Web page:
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Monday, March 12, 2018

Review: Bob Katsionis - Prognosis & Synopsis


When you’re from Greece Bob Katsionis really needs no introduction, but for those that aren’t it might be good to introduce him, so here you are. Born in Athens, Greece as Babis Katsionis, Bob started learning to play keyboards in his youth, picked up playing the guitar along the way and started writing and producing music to top things off. He proved to have considerable talent in all three, so it is not a miracle he played in and composed for a huge amount of bands over the years, the most notable being the well-known Greek power metal band Firewind (as musician) and the American symphonic metal band Kamelot (as composer). Apart from those countless appearances, Bob also has a lively solo career, filled with music that is best described as mostly instrumental, progressive, new age influenced releases with a considerable pinch of power and some shred. On his 41st birthday, the 17th of February, he released his fifth full-length titled Prognosis & Synopsis, on which he takes the term ‘solo’ very seriously. In fact, the only contribution to this album that is not his own, is the drum parts, who are played by unknown Greek drummer Vangelis Moraitis. The title refers to both his previous work (Synopsis) and his future work (Prognosis). An interesting concept that implies the music, especially the Prognosis-part, is carefully composed to reveal just enough without giving too much away. Remarkably though, he wrote and captured these rather important moments in just fifteen days. Interesting to see if that proves to be possible and if it’s any good at that.

I’m sure most people would have opened with the synopsis rather than the prognosis, but not Bob. He kicks off with the songs that represent the new Bob Katsionis, which might not be a bad idea at all. Starting with the new work immediately focuses you on the tunes, rather than leaving you dangling and, maybe, wondering what his new work might sound like throughout his synopsis. Anyway, if opener Prognosis is any indication of what is about to come next, this could be a highly interesting album. With its somewhat mysterious intro, vaguely reminding me of the work of Vangelis and Jarre, who have had a significant influence on Bob’s musical development, and its subsequent burst into a strong prog-power song it most certainly grabbed my attention. Quite a way to introduce your new direction as far as I’m concerned. The guitars seem to fight the keys for the attention of the listener, creating an organized havoc. The speedy key parts, riffs and guitar solos are catchy as hell, causing all sorts of involuntary movement of various body parts to the rhythm of the song. The complementary drum lines are expertly taken care of by Mr. Moraitis, who seems to be a true gem. The next two songs more or less follow the same concept, but there is plenty of variety to keep things seriously interesting. The fastest passing 12 minutes I have lived through in a while.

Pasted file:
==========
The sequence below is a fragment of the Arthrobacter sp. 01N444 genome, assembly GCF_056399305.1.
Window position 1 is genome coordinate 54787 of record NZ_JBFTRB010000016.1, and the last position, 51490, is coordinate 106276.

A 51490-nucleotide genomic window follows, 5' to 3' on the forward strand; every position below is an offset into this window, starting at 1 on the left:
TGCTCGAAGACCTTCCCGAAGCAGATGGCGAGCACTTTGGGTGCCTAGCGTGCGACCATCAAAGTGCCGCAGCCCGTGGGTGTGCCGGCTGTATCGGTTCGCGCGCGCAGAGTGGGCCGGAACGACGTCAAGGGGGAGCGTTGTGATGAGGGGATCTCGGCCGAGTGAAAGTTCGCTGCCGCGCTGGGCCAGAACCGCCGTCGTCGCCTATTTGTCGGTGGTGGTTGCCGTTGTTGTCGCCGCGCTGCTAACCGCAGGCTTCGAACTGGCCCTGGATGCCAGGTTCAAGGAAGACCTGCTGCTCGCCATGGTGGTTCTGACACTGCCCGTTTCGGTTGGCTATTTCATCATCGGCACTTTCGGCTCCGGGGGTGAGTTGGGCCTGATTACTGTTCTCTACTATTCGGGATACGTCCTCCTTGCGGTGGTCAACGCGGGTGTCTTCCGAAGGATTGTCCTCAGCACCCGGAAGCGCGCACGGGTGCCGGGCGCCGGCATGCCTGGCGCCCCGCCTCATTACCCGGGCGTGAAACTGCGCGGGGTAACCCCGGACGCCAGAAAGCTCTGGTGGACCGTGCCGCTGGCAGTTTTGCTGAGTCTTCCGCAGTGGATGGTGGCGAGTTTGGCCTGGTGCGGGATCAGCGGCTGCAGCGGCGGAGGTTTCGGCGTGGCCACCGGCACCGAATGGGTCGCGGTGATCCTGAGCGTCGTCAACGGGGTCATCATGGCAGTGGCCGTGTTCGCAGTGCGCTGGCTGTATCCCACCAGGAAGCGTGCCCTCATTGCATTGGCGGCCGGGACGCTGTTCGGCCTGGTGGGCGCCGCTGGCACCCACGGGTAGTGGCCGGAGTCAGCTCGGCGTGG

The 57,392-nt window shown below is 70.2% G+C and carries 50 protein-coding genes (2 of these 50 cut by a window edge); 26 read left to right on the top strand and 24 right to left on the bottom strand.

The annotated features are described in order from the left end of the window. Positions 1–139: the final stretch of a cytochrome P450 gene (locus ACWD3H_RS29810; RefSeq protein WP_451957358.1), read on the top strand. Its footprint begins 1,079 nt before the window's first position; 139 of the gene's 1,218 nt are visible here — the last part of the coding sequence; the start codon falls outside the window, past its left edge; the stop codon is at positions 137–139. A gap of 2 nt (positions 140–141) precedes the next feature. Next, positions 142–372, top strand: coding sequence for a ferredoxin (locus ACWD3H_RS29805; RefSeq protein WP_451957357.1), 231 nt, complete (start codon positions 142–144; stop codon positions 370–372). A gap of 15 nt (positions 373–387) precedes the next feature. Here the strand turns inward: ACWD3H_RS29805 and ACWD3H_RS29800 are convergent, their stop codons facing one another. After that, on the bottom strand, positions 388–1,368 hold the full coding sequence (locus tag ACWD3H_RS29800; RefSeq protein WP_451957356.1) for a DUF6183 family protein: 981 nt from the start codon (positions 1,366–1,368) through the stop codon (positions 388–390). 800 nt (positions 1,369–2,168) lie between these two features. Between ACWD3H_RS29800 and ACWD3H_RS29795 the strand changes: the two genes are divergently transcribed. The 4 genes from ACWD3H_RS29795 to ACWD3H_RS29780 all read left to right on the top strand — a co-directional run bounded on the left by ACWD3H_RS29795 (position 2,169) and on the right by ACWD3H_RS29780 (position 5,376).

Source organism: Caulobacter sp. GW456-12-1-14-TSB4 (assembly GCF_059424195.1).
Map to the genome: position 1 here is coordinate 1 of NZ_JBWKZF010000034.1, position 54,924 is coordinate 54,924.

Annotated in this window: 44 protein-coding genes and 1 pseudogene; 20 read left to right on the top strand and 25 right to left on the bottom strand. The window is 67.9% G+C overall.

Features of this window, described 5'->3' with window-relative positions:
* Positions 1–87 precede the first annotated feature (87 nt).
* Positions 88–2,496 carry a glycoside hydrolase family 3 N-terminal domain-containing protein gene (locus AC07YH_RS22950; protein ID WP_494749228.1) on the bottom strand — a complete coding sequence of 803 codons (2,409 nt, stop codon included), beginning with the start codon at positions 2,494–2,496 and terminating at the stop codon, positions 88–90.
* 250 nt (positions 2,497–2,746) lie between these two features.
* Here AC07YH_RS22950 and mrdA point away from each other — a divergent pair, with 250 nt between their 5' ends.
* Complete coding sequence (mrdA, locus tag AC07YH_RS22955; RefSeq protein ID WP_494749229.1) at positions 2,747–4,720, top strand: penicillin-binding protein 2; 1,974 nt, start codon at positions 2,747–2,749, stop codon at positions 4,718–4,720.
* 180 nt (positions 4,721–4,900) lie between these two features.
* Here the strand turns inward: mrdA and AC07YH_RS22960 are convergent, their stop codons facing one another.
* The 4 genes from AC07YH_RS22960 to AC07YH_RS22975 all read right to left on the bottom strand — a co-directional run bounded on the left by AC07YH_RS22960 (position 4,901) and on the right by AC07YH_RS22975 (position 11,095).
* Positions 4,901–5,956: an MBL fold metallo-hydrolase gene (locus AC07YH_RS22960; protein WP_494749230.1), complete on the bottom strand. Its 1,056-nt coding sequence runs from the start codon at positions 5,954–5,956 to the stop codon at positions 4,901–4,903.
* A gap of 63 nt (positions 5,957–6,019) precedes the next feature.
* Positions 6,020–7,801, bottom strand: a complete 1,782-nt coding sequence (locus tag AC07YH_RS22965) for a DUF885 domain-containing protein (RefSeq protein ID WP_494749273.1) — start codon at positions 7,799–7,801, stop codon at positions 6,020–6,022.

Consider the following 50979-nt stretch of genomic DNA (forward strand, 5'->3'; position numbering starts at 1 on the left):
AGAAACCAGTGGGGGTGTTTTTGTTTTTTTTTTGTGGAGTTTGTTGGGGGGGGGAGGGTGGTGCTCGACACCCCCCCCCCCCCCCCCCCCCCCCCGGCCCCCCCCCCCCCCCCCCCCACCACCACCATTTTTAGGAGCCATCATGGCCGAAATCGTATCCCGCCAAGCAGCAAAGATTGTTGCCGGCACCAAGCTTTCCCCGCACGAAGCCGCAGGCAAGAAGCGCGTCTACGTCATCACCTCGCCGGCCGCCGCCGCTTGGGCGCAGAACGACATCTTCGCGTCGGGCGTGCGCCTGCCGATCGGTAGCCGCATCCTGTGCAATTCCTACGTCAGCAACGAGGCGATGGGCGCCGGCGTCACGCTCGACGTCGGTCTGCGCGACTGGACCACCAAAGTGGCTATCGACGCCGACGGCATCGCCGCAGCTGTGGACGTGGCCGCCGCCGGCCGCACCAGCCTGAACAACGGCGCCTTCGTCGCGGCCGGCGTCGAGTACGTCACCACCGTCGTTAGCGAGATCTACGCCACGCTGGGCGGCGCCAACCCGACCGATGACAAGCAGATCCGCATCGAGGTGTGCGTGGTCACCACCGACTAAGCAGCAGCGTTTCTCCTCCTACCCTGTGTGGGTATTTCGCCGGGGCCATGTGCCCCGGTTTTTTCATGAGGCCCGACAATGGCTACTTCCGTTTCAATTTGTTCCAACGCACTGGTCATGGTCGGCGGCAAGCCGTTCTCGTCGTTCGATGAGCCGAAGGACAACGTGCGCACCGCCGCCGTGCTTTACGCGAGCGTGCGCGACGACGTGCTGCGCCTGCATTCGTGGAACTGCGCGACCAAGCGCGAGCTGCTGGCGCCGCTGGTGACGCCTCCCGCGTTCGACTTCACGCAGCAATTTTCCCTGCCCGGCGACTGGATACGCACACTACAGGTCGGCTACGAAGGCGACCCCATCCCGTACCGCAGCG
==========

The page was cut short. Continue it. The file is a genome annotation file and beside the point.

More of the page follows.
Up next is Dark Matter, a completely different song which, according to the man himself, truly displays his thoughts on what musical path he wants to follow in the future. It’s way more dark and atmospheric, a lot slower and completely deprived of guitar solos. I wouldn’t even call this metal, the most fitting category would be film music, and guess what? That is exactly what he meant this song to be. What he really wants is, and I quote, ‘make music that could fit in a movie like Bladerunner while it’s also a song I could go out and perform live’. After this musical revelation he more or less returns to where he left off by turning the speed back up and the brightness back on along with the guitar amp in part two. There’s six more songs, four of which also the same concept as the first three, again with more than enough variation to keep them interesting and you focused. Exceptions are The Messenger and Amnesia, which could both fit on a Vangelis or a Jarre album. In my opinion not the best songs on the album, but that is mainly due to my personal taste. It all ends with the massive Synopsis, where he blends all of his influences into an outburst of melodic prog-power. And yes, there is a definite taste of the new musical path in it as well.

It’s obvious prog-power mixed with new age is where Mr. Katsionis has his roots, but apparently he has chosen to stray off that path into new grounds. I consider that a loss for the prog-power metal genre, but in all honesty I have to admit I also very much enjoyed Dark Matter, so it’s safe to say he on the other hand could very well be a huge asset to that particular genre. I don’t think I do, but if I have anything to say about it, I hope he will stay true to his roots at least to some extent. I believe mixing the two together into a hybrid, organic album is something he can definitely pull off, the proof is here, brought to you in just 15 days… However, regardless the path he follows I will most certainly keep track of him. I like his execution of both styles a lot, which is more than enough reason for me to keep him on my radar. Judge for yourself.

Written by Henric van Essen

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